If there is ever a tie for most influence, all tied players take 1 Influence cube of their color and add it to the Influence or supply, depending on the state of the Technology card being inspected for cleanup.
Note: It’s possible that a Technology card might have its last Influence cube removed. The Technology card remains in play, but is in danger of being removed from the Timeline during the next round of play.
Phase 5: Prep for Time Jump
Time to jump back into the past, but before the players can do so, they need to move the Round marker forward to indicate a round has been completed and a new round is ready to begin. The Turn marker is reset to its left-most position, all Fate cards still in play are discarded, and all players draw back up to 6 cards. If the draw deck is ever exhausted, shuffle the discard pile and place it face-down to create a new draw deck.
Time keeps moving on regardless of how the players may or may not feel about it. This is represented by shifting the Present Day marker to the right one Timeframe. The Timeline in which the players can now travel has grown and the technology capacity of each Timeframe has increased. The Technology Capacity marker that lives on the Timeline slides to the right with the Present Day marker and a new piece is added to its left-most position.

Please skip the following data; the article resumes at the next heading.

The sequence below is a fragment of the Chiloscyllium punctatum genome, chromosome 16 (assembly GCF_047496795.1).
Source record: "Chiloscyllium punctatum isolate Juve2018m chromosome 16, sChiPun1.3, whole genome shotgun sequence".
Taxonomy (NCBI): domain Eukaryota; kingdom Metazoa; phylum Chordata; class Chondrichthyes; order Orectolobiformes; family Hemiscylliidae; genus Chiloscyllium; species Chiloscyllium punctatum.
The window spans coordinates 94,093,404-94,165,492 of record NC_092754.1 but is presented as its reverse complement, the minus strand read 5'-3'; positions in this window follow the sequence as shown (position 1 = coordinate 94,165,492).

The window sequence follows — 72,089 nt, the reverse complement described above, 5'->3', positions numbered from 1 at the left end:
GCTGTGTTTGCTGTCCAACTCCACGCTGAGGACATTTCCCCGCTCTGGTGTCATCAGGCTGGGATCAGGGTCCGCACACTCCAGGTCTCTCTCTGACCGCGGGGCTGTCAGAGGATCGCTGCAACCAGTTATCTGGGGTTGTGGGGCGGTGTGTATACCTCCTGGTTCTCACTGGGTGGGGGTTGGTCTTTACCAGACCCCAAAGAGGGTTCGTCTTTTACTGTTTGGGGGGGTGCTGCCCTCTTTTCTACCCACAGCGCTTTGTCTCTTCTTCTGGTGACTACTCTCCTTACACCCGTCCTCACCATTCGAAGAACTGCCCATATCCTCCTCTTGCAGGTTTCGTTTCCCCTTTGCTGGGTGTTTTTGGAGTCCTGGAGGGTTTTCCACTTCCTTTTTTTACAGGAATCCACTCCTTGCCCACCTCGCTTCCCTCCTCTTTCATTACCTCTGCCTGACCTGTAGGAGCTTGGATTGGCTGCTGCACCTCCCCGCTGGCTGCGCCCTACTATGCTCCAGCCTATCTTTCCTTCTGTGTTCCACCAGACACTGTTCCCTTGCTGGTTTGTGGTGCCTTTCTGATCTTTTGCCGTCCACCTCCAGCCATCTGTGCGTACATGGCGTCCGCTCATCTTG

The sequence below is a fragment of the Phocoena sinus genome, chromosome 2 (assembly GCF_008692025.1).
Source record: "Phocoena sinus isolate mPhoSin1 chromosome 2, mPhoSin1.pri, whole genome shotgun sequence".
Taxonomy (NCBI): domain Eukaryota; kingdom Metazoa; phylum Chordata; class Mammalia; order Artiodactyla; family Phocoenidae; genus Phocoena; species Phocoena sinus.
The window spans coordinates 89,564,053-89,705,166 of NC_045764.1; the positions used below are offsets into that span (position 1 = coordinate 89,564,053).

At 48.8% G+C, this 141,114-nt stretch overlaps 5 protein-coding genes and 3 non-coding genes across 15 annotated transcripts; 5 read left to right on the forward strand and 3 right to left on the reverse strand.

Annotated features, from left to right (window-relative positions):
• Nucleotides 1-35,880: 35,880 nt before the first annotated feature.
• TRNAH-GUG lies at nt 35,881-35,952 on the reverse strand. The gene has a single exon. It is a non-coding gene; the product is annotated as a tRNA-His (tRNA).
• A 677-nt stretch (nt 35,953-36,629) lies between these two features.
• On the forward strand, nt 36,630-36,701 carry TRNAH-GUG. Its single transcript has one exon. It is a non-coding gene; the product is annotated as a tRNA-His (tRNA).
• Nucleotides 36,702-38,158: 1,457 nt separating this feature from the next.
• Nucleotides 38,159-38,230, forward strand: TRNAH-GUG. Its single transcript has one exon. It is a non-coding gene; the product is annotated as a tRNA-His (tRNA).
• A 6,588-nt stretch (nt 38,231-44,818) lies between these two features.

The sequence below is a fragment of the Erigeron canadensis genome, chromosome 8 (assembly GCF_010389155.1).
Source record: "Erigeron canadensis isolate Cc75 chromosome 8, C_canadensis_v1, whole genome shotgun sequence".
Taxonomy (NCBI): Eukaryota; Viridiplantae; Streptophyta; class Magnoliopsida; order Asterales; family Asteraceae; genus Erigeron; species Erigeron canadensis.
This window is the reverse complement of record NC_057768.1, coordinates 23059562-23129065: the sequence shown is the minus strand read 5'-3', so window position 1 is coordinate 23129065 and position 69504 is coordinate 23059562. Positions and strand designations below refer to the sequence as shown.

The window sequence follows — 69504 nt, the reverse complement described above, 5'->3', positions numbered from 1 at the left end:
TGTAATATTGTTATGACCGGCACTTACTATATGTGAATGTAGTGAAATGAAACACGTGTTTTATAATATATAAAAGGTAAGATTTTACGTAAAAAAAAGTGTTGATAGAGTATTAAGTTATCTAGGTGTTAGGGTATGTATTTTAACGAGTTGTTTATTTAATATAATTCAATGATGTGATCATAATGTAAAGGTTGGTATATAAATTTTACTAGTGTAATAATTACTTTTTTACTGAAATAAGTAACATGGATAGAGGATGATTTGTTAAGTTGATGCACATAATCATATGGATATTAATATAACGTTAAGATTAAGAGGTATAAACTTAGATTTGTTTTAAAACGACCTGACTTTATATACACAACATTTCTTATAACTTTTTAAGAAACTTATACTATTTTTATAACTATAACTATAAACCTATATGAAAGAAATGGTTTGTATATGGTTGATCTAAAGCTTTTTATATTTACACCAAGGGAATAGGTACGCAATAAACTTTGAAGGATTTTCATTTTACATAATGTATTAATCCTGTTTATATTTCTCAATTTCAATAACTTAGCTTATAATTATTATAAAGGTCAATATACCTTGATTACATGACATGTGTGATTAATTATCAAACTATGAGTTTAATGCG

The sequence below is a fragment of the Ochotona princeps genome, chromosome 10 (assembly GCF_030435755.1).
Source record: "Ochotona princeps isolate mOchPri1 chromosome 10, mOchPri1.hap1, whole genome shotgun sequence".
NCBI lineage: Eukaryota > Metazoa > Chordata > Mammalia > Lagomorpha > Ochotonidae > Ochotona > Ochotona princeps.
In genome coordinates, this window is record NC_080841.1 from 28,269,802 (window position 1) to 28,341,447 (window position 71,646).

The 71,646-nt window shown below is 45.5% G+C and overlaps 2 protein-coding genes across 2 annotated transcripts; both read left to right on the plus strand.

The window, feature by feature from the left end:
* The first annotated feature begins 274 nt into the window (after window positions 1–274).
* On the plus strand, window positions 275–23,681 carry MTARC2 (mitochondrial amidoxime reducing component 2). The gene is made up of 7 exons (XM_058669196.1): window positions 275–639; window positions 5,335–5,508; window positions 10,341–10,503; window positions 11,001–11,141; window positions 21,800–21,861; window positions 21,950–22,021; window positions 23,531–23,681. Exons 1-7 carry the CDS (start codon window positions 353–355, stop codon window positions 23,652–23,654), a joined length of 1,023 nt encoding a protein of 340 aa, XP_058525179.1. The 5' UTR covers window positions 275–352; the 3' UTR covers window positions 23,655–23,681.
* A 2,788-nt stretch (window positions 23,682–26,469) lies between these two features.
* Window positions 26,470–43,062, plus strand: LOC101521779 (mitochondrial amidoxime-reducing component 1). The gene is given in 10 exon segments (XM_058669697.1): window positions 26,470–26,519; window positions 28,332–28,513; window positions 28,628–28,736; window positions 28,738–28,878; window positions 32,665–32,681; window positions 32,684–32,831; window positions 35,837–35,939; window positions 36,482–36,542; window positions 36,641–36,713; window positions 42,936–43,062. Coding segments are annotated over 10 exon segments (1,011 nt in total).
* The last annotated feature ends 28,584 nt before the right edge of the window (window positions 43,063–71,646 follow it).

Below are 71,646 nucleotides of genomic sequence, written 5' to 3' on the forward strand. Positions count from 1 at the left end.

Lastly, turn order sequence is now determined. The player with the least number of Influence cubes gets to determine their place on the Player Order track, followed by the second least, and so on. Ties are broken by lowest score.
The End of a Hard Day’s Work in Time
After the 4th round ends during phase 3 (scoring), the game comes to an end. The player with the most Legacy Points wins the game. Ties are broken by number of Influence cubes on Technology cards.
The Fate cards are shuffled in with the Technology cards by default and making them a card that is randomly stumbled upon. A small number of game variants are provided that let the Fate cards play a slightly more prominent role in the game or none at all.
Our Fate is Sealed
In this game variant, the Fate cards are removed from play. Players must rely on their own wits and skill to manipulate the Timeline and dominate Timeframes. This also means players are completely at the mercy of Time itself, since they can no longer circumvent the natural temporal order of things by invoking Fate.
It Is Our Destiny
Each player is dealt 1 Fate card that they can use during the game, but it does not count towards their initial or ongoing hand size. Nor can the players use the Fate card to pay for a new Technology card’s Discard Cost. All the other remaining Fate cards are removed from the game. When the player plays their Fate card, it’s also removed from the game once it is fully resolved.
Shape the Future